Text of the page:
Pea and mint soup

Pea and mint soup

What you will need:

  • x2 packets of peas, a few different varieties
  • Lots of twigs or canes
  • Pea netting
  • Garden twine
  • x1 5L plastic plant pot
  • x1 small garden mint plant.

Peas

Peas come in a few categories, early and main crop. A variety of each will mean you have peas for your plate for months instead of weeks. It’s a good idea to dig lots of garden compost or manure into a bed at the end of Autumn or Winter were you want to sow and grow the peas in the Spring.  Peas also like warm soil so to get them started cover your bed with black polythene for a month before you want to sow, this will help warm up the soil.

Sow your peas where you want them to grow from March and plant several rows two weeks apart until June, this will give you a continuous supply! Sow in a flat-bottomed drill 5cm apart and leave 30cm between rows. For dwarf variety’s twiggy branch’s can be pushed into the ground along side the plants for support, taller varieties will need canes or netting to grow up and some of the stems may need to be tied gently to the supports. Once the peas begin to flower lots of water is vital for fattening up your pods. Pick regularly to encourage the production of more peas, peas left to mature on the plant will stop it flowering and fruiting. So keep picking!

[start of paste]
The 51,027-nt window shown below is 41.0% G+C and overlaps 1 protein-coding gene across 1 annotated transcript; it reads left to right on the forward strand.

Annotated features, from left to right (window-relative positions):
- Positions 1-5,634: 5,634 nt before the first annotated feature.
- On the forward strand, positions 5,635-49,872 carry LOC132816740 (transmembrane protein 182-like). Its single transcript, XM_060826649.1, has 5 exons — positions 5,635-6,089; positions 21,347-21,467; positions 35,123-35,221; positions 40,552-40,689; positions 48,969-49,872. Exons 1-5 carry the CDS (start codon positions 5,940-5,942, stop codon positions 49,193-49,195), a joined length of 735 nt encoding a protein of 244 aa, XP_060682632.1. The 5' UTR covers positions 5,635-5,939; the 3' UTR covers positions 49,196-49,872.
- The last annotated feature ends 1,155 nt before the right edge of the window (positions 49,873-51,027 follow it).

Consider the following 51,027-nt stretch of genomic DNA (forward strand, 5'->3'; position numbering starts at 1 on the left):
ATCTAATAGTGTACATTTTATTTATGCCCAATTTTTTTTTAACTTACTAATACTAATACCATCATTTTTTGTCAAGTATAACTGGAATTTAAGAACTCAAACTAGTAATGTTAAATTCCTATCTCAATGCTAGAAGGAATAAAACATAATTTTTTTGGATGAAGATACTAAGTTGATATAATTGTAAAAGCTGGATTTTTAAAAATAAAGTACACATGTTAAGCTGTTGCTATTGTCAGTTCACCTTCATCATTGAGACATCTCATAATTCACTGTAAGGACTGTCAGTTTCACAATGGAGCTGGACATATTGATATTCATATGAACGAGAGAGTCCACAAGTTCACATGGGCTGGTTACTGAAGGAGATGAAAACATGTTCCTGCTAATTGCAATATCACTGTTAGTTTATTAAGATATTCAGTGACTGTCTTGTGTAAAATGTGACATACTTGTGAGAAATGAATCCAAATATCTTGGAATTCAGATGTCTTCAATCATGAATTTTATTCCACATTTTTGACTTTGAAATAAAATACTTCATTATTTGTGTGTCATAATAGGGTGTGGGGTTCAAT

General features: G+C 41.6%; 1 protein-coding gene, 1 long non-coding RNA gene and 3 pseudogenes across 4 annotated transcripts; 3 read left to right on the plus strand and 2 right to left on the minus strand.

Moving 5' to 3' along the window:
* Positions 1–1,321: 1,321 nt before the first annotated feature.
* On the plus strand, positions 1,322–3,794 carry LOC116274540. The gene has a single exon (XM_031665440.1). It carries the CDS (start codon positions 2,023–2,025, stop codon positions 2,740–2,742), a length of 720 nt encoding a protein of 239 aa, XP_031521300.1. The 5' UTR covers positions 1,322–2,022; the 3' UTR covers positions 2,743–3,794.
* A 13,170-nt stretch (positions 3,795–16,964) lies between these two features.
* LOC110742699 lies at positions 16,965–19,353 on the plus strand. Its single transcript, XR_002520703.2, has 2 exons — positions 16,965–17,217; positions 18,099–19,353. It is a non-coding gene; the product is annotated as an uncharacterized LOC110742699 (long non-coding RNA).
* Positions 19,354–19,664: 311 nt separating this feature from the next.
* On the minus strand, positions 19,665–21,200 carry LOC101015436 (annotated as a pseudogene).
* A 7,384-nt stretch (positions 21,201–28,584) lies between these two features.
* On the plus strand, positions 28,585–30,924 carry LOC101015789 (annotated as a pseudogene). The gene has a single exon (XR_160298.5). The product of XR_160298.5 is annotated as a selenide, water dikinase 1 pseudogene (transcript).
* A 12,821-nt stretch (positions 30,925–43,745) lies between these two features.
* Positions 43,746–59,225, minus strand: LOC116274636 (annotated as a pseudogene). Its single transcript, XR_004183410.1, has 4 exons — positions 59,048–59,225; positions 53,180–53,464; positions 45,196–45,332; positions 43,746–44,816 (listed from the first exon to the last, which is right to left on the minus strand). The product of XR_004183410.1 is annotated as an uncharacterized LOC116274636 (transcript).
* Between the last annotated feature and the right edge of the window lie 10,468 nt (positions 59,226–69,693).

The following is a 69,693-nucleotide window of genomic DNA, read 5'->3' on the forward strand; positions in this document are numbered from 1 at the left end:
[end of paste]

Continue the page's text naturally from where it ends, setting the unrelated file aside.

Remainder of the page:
Peas have incredible roots that lock nitrogen into the soil, when the plants have been fully harvested, cut the foliage down to the ground leaving the roots to be dug into the soil. This nitrogen rich bed is now the perfect place to grow your potatoes next year.

Mint

Take your small mint plant and pot on into a larger plant pot using a general multiuropse compost. Sink this whole pot into the ground, this will and act as a barrier  and stop the Mint taking over your garden as it is a very vigorous plant.

Mint will thrive in a sunny spot but can also tolerate some shade. It likes its soil to be kept moist throughout the Summer months and it is a Perennial plant meaning it will die back in the Winter and grow back in the Spring.

Feed with a liquid fertilser every few weeks and keep harvesting throughout the summer to encourage new growth.